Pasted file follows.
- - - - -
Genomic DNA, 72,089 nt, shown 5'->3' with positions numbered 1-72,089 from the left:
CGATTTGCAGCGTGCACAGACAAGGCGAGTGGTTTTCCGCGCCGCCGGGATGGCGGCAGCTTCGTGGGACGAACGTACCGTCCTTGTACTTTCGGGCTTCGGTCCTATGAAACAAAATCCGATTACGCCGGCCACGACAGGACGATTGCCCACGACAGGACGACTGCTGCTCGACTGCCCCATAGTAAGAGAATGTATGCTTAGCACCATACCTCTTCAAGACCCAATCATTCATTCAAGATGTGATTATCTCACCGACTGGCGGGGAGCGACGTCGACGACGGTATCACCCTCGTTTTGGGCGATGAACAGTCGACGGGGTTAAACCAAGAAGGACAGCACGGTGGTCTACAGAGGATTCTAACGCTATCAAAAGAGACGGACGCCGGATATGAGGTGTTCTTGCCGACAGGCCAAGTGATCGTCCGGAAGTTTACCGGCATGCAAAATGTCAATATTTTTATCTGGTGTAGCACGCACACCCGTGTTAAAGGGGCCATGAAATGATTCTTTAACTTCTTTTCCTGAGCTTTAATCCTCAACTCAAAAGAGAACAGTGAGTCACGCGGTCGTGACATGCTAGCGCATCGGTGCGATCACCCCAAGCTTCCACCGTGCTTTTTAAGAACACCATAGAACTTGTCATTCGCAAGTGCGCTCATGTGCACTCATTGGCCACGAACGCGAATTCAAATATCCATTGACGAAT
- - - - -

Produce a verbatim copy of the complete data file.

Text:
Genomic DNA, 72,089 nt, shown 5'->3' with positions numbered 1-72,089 from the left:
CGATTTGCAGCGTGCACAGACAAGGCGAGTGGTTTTCCGCGCCGCCGGGATGGCGGCAGCTTCGTGGGACGAACGTACCGTCCTTGTACTTTCGGGCTTCGGTCCTATGAAACAAAATCCGATTACGCCGGCCACGACAGGACGATTGCCCACGACAGGACGACTGCTGCTCGACTGCCCCATAGTAAGAGAATGTATGCTTAGCACCATACCTCTTCAAGACCCAATCATTCATTCAAGATGTGATTATCTCACCGACTGGCGGGGAGCGACGTCGACGACGGTATCACCCTCGTTTTGGGCGATGAACAGTCGACGGGGTTAAACCAAGAAGGACAGCACGGTGGTCTACAGAGGATTCTAACGCTATCAAAAGAGACGGACGCCGGATATGAGGTGTTCTTGCCGACAGGCCAAGTGATCGTCCGGAAGTTTACCGGCATGCAAAATGTCAATATTTTTATCTGGTGTAGCACGCACACCCGTGTTAAAGGGGCCATGAAATGATTCTTTAACTTCTTTTCCTGAGCTTTAATCCTCAACTCAAAAGAGAACAGTGAGTCACGCGGTCGTGACATGCTAGCGCATCGGTGCGATCACCCCAAGCTTCCACCGTGCTTTTTAAGAACACCATAGAACTTGTCATTCGCAAGTGCGCTCATGTGCACTCATTGGCCACGAACGCGAATTCAAATATCCATTGACGAAT